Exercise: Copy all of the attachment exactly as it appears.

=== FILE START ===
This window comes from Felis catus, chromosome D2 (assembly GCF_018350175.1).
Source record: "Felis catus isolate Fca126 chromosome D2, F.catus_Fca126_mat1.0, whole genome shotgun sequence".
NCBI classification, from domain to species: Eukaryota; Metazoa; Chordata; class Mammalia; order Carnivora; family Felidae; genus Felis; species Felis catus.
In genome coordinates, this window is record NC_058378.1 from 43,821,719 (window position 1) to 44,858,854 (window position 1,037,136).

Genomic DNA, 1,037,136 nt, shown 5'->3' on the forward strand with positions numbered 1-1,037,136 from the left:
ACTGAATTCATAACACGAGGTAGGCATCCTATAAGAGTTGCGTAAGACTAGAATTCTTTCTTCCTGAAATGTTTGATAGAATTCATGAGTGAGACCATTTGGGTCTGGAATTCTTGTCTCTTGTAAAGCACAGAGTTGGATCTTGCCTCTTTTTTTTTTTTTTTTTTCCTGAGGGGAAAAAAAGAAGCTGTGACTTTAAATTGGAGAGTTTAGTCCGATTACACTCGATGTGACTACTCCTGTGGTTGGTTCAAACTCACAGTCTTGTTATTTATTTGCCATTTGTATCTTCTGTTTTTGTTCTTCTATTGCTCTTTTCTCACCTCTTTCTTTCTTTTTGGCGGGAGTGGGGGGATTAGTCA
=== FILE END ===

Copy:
This window comes from Felis catus, chromosome D2 (assembly GCF_018350175.1).
Source record: "Felis catus isolate Fca126 chromosome D2, F.catus_Fca126_mat1.0, whole genome shotgun sequence".
NCBI classification, from domain to species: Eukaryota; Metazoa; Chordata; class Mammalia; order Carnivora; family Felidae; genus Felis; species Felis catus.
In genome coordinates, this window is record NC_058378.1 from 43,821,719 (window position 1) to 44,858,854 (window position 1,037,136).

Genomic DNA, 1,037,136 nt, shown 5'->3' on the forward strand with positions numbered 1-1,037,136 from the left:
ACTGAATTCATAACACGAGGTAGGCATCCTATAAGAGTTGCGTAAGACTAGAATTCTTTCTTCCTGAAATGTTTGATAGAATTCATGAGTGAGACCATTTGGGTCTGGAATTCTTGTCTCTTGTAAAGCACAGAGTTGGATCTTGCCTCTTTTTTTTTTTTTTTTTTCCTGAGGGGAAAAAAAGAAGCTGTGACTTTAAATTGGAGAGTTTAGTCCGATTACACTCGATGTGACTACTCCTGTGGTTGGTTCAAACTCACAGTCTTGTTATTTATTTGCCATTTGTATCTTCTGTTTTTGTTCTTCTATTGCTCTTTTCTCACCTCTTTCTTTCTTTTTGGCGGGAGTGGGGGGATTAGTCA